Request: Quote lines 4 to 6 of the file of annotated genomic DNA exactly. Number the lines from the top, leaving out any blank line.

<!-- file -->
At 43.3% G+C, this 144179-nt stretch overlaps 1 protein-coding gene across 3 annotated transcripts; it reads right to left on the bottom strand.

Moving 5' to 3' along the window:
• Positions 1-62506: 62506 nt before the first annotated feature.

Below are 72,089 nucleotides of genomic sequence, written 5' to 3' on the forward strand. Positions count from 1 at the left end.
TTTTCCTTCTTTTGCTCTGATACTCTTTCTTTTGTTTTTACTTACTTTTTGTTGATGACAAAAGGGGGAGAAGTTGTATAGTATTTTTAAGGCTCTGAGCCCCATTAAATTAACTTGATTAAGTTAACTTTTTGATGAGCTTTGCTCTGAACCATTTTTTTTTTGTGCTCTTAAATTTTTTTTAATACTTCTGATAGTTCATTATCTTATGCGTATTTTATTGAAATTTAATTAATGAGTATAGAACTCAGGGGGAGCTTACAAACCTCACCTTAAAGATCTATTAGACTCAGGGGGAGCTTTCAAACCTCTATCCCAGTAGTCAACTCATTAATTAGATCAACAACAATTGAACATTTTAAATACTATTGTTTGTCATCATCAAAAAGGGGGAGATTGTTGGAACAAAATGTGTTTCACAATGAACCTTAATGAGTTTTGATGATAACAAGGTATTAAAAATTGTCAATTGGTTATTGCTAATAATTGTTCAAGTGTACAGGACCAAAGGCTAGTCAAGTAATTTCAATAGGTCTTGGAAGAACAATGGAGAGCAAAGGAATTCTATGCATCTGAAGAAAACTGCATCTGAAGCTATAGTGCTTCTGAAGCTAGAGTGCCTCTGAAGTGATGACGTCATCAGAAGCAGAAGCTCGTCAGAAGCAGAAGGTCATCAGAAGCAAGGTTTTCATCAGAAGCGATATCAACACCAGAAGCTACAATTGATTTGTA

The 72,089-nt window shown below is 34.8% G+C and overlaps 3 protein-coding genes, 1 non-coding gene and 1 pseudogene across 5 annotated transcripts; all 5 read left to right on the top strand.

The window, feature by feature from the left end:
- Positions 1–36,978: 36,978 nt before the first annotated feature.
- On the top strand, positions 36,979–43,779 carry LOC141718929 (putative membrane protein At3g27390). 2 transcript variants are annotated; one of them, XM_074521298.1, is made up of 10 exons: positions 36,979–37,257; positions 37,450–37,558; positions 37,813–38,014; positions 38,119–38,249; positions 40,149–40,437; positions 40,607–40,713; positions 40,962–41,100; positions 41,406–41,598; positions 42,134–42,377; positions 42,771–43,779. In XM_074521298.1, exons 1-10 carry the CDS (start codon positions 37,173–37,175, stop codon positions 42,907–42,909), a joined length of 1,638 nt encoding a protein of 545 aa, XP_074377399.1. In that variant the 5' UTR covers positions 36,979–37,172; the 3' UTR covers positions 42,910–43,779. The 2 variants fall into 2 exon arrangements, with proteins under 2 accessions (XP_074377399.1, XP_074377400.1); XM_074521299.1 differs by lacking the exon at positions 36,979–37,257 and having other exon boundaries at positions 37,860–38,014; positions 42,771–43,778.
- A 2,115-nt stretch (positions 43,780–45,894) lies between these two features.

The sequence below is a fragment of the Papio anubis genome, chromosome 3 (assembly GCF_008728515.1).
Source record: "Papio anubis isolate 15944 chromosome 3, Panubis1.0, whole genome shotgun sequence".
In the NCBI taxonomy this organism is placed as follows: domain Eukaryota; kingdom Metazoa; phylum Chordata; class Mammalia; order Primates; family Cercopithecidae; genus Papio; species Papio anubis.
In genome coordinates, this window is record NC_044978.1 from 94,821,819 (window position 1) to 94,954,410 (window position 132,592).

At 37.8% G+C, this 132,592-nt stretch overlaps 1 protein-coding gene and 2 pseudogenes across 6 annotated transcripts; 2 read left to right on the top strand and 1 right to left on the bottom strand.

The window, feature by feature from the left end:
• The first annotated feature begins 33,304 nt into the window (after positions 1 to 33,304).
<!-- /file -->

Below are 72,089 nucleotides of genomic sequence, written 5' to 3' on the forward strand. Positions count from 1 at the left end.
TTTTCCTTCTTTTGCTCTGATACTCTTTCTTTTGTTTTTACTTACTTTTTGTTGATGACAAAAGGGGGAGAAGTTGTATAGTATTTTTAAGGCTCTGAGCCCCATTAAATTAACTTGATTAAGTTAACTTTTTGATGAGCTTTGCTCTGAACCATTTTTTTTTTGTGCTCTTAAATTTTTTTTAATACTTCTGATAGTTCATTATCTTATGCGTATTTTATTGAAATTTAATTAATGAGTATAGAACTCAGGGGGAGCTTACAAACCTCACCTTAAAGATCTATTAGACTCAGGGGGAGCTTTCAAACCTCTATCCCAGTAGTCAACTCATTAATTAGATCAACAACAATTGAACATTTTAAATACTATTGTTTGTCATCATCAAAAAGGGGGAGATTGTTGGAACAAAATGTGTTTCACAATGAACCTTAATGAGTTTTGATGATAACAAGGTATTAAAAATTGTCAATTGGTTATTGCTAATAATTGTTCAAGTGTACAGGACCAAAGGCTAGTCAAGTAATTTCAATAGGTCTTGGAAGAACAATGGAGAGCAAAGGAATTCTATGCATCTGAAGAAAACTGCATCTGAAGCTATAGTGCTTCTGAAGCTAGAGTGCCTCTGAAGTGATGACGTCATCAGAAGCAGAAGCTCGTCAGAAGCAGAAGGTCATCAGAAGCAAGGTTTTCATCAGAAGCGATATCAACACCAGAAGCTACAATTGATTTGTA

The 72,089-nt window shown below is 34.8% G+C and overlaps 3 protein-coding genes, 1 non-coding gene and 1 pseudogene across 5 annotated transcripts; all 5 read left to right on the top strand.